Your career has taken off. Congratulations! Early on in one's career, everyone makes mistakes, even the most successful professionals. If you’re not making mistakes, you’re probably not taking enough risks, and you won’t be learning as fast as you could. The most important part is to learn from your mistakes. 

One thing that people don’t talk about is that it’s good to learn from your mistakes, but it’s even better to learn from someone else’s mistakes. In this post, we will take a look at some of the biggest mistakes bankers make early on in their career, and how you can avoid them.

1. Not Asking for Help

Asking for help is perceived as a sign of weakness by a lot of people. Whenever you ask for help, you're admitting that you can't finish the task on your ow, or maybe you’re just too lazy to walk to your colleagues and talk to them. The fact is that asking for help can actually be seen as a sign of strength and wisdom and can help you achieve the number of footsteps your Fitbit tracks. You know what they say! Sitting is the new smoking.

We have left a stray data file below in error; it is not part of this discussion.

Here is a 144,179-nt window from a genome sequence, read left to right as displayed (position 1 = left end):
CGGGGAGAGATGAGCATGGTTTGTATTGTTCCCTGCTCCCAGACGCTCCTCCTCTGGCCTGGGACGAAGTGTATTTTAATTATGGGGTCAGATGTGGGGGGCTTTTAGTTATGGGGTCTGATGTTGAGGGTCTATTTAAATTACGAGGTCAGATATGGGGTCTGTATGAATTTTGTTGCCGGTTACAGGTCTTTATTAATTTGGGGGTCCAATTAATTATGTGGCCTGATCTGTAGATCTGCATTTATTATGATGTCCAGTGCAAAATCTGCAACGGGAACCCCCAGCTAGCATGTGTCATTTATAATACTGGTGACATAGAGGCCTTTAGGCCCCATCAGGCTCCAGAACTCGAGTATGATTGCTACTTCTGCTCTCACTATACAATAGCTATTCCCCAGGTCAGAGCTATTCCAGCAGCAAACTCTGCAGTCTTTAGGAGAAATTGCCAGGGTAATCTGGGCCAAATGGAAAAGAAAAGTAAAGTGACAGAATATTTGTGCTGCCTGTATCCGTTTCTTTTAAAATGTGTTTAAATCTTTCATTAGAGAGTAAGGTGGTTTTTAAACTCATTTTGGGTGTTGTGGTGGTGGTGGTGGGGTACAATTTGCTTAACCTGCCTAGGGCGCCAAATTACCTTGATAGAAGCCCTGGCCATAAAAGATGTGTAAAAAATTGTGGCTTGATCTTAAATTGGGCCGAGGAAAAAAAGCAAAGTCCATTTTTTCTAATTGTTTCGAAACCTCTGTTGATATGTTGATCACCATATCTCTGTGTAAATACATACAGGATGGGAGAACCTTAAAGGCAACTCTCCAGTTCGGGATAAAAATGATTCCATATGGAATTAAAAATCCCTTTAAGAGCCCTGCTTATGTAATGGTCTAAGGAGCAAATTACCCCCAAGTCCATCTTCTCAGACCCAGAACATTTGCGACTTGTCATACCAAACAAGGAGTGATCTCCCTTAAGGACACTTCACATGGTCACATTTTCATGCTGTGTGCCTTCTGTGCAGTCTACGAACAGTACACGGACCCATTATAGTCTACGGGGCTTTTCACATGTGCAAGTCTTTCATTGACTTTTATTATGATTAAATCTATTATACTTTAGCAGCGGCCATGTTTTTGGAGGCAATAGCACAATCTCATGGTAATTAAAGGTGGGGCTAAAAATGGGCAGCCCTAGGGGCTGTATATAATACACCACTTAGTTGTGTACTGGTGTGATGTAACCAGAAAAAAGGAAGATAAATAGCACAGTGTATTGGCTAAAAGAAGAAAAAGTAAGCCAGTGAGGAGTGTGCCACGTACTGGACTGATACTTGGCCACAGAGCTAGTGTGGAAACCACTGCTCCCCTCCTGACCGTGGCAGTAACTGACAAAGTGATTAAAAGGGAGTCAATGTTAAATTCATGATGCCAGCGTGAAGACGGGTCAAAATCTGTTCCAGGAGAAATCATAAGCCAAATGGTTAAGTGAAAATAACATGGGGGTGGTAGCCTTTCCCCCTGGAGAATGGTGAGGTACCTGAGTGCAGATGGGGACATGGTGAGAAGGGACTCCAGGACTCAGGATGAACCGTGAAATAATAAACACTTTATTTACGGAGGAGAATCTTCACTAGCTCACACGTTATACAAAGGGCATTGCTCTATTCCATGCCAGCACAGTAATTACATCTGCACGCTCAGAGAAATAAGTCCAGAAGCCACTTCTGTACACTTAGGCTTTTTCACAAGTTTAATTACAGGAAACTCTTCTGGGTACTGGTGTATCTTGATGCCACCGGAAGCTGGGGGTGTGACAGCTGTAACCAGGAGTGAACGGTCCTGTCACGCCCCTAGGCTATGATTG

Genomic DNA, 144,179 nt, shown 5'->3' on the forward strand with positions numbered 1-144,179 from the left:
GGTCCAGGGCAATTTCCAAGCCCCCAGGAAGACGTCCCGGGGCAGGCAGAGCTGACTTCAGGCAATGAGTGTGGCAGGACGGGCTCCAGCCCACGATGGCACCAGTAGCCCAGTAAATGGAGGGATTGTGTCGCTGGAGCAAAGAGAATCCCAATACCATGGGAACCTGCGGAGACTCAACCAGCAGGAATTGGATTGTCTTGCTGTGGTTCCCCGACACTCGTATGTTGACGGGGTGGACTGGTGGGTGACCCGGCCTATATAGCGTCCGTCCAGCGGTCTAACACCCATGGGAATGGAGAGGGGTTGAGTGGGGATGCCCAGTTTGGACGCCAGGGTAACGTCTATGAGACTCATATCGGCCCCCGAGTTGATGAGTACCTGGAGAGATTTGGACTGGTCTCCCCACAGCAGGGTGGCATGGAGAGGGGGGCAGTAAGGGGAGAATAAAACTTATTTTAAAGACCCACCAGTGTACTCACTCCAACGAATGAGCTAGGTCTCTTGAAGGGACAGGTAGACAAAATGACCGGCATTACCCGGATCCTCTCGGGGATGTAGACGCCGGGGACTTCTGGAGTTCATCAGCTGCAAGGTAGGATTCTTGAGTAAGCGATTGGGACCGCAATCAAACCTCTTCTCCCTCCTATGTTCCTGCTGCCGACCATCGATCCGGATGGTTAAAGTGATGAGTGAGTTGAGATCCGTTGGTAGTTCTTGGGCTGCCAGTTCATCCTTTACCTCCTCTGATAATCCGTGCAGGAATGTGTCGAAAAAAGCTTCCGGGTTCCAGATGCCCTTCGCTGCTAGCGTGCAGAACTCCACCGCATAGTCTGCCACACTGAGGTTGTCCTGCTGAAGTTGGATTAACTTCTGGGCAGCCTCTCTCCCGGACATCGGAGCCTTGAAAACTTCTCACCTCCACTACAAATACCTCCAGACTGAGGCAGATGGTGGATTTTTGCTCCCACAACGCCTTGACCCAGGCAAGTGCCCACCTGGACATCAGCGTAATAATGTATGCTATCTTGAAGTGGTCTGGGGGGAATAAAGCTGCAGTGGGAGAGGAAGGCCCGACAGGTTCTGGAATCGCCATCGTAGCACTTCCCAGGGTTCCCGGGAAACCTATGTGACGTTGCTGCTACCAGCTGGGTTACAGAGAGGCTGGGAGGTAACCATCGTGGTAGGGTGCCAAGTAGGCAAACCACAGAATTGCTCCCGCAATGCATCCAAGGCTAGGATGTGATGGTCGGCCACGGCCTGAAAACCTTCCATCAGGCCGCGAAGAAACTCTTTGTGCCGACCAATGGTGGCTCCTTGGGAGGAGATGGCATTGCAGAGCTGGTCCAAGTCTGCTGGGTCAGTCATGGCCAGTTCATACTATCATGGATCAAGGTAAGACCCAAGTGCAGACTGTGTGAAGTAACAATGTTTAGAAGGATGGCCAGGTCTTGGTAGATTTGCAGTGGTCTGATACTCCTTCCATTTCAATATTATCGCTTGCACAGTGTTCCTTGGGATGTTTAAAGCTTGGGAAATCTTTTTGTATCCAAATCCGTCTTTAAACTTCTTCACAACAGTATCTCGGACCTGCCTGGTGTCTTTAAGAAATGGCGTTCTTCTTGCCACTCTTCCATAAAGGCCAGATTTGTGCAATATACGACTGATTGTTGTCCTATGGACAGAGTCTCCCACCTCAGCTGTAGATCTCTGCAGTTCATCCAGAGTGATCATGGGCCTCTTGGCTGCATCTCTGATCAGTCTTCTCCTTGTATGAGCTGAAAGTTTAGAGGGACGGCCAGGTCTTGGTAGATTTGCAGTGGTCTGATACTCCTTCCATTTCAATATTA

It is important to ask for help from your colleagues, especially when you’re young in your career. This will help you grow your professional network and learn more about the banking industry.

There are many ways that you can ask for help:
  • Ask someone in a similar role to teach you how they do their job.
  • Ask someone who has more experience than you, how they got where they are today?
  • Ask someone who is in a different department if they can give you advice.